Continued from page 1

Holmes bought his first Glock pistol in Aurora, Colo., on May 22. Six days later, he picked up a Remington shotgun in Denver. About two weeks later, he bought a .223 caliber Smith & Wesson rifle in Thornton, Colo., and then a second Glock in Denver on July 6 — 13 days before the shooting, the official said.

A high-volume drum magazine was attached to the rifle, an assault weapon, the official said. Aurora Police Chief Dan Oates said that a 100-round drum magazine for the rifle was recovered from the scene.

“I’m told by experts that with that drum magazine, he could have gotten off 50 to 60 rounds, even if it was semiautomatic, within one minute,” Oates said at a news conference. “And as far as we know, it was a pretty rapid pace of fire in that theater.”

Julie Adams, whose son played junior varsity soccer with Holmes, said her son remembered little about the suspect, which was unusual for the tight-knit team.

“I don’t think many of the kids (teammates) knew him. He was kind of a loner,” she said.

Jackie Mitchell, a furniture mover who lives several blocks from the suspect’s apartment building in Colorado, said he had drinks with Holmes at a bar on Tuesday night, though he showed no sign of distress or violence.

After Holmes approached him, “we just talked about football. He had a backpack and geeky glasses and seemed like a real intelligent guy, and I figured he was one of the college students,” Mitchell said.

When Mitchell saw Holmes‘ photo after the shooting, “the hair stood up on my back,” he said. “I know this guy.”

Holmes is not talking to police and has asked for a lawyer, according to a law enforcement official briefed on the investigation. The official spoke on condition of anonymity to discuss the case. Police found jars of chemicals in Holmes‘ booby-trapped apartment with wires nearby, the law enforcement official said.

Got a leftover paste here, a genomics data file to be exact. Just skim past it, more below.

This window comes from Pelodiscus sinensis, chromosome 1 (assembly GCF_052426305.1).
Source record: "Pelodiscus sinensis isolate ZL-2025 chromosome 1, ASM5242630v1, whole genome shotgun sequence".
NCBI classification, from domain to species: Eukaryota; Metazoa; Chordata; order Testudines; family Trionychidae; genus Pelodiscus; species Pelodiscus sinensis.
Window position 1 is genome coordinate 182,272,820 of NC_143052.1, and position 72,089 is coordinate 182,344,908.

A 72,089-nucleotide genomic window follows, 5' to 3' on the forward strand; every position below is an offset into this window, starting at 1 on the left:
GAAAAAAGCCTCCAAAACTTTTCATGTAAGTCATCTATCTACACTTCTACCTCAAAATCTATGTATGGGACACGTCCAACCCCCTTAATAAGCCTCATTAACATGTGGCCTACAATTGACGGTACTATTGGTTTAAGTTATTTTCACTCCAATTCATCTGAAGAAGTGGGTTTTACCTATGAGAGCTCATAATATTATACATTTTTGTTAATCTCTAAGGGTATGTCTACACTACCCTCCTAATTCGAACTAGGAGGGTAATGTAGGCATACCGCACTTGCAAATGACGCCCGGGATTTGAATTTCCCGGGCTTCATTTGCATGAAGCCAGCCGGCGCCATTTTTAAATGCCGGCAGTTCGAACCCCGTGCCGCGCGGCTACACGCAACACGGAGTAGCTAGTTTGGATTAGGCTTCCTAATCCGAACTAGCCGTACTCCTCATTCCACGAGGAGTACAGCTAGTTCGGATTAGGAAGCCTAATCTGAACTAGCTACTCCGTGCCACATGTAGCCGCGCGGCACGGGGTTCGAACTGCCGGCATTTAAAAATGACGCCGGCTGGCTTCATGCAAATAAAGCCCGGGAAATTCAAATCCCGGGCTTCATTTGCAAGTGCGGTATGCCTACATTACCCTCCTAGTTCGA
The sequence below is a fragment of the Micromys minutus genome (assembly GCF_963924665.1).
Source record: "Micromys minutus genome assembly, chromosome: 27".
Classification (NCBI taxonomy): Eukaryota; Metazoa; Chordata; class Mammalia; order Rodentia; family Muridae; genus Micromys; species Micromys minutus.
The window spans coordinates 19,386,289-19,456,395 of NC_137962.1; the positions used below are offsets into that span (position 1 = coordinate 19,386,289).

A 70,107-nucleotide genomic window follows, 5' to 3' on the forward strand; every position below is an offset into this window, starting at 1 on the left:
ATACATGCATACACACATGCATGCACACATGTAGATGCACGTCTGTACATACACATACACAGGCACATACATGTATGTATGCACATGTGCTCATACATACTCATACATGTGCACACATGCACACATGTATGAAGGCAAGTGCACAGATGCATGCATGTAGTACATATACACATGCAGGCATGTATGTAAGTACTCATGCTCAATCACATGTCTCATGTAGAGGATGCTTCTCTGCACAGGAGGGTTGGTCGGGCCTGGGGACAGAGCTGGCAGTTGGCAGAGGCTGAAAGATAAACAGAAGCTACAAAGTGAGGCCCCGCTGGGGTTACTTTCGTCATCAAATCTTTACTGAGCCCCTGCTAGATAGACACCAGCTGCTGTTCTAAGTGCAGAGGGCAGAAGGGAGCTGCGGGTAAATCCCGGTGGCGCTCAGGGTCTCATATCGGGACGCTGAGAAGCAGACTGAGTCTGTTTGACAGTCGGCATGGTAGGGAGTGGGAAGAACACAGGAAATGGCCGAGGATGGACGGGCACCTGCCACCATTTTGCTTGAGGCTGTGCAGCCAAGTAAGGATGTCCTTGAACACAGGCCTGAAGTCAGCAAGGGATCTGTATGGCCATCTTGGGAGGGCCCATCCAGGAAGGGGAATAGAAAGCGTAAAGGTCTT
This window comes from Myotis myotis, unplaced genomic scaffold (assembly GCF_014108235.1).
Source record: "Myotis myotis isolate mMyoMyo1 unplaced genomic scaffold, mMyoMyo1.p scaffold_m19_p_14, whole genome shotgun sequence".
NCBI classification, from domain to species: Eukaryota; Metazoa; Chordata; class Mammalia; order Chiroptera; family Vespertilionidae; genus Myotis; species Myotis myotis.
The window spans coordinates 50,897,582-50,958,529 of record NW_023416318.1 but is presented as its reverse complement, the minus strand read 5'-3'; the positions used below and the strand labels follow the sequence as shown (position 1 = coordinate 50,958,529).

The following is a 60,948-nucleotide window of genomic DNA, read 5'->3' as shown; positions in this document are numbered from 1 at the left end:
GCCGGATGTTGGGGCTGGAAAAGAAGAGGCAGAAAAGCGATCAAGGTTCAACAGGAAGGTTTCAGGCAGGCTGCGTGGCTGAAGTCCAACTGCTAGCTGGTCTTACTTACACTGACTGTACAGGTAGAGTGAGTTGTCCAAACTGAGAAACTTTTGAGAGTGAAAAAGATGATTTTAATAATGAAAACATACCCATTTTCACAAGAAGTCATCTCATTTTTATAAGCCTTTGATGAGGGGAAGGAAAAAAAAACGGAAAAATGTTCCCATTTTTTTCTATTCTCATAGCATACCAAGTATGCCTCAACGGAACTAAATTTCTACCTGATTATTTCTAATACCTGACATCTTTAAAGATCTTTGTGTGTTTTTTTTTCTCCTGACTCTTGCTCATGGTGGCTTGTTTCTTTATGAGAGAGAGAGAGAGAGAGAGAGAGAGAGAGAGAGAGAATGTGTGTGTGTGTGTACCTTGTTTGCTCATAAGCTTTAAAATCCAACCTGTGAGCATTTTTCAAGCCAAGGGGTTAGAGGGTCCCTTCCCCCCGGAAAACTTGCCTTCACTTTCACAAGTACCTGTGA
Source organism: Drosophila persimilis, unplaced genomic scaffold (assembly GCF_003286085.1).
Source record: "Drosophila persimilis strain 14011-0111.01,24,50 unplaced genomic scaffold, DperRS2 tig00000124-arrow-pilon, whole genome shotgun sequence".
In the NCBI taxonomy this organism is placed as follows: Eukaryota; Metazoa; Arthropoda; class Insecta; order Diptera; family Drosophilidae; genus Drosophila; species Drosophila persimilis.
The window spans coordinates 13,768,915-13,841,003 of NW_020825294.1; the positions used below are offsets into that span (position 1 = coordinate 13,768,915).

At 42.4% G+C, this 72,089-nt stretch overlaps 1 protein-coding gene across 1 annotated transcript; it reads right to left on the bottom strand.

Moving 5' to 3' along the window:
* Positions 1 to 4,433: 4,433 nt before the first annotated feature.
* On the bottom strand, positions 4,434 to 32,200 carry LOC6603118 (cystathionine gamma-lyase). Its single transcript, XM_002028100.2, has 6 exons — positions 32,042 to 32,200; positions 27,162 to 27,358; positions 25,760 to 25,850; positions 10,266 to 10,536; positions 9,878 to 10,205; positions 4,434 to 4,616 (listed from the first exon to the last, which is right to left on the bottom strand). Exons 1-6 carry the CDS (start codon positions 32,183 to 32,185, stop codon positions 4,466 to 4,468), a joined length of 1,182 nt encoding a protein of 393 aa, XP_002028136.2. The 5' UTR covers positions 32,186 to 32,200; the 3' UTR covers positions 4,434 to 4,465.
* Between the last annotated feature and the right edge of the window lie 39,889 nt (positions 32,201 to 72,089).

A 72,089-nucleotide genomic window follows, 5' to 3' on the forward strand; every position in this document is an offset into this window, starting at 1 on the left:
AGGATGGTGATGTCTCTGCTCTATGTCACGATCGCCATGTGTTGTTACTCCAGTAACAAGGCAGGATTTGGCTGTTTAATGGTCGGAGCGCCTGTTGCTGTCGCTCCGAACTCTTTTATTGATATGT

When he surrendered meekly in the movie house parking lot, Holmes told authorities what he’d done at his residence in the Denver suburb of Aurora, the third most populous city in Colorado.

“Our hearts go out to those who were involved in this tragedy and to the families and friends of those involved,” Holmes‘ family said in a statement Friday. “We ask that the media respect our privacy during this difficult time.”

San Diego Superior Court spokeswoman Karen Dalton said there were no records found under his name, not even for a traffic ticket. Riverside County prosecutors also have no criminal record for him, said John Hall, a spokesman for the district attorney’s office. The only mark on his record in Aurora was a speeding summons from October, Oates said.

On Friday morning, police escorted the suspect’s father from the family’s San Diego home. The mother stayed inside, receiving visitors who came to offer support.

San Diego police spokeswoman Lt. Andra Brown spoke to reporters in the driveway of the Holmes’ home, on behalf of the family.

“As you can understand, the Holmes family is very upset about all of this,” she said. “It’s a tragic event and it’s taken everyone by surprise.”

Story Continues →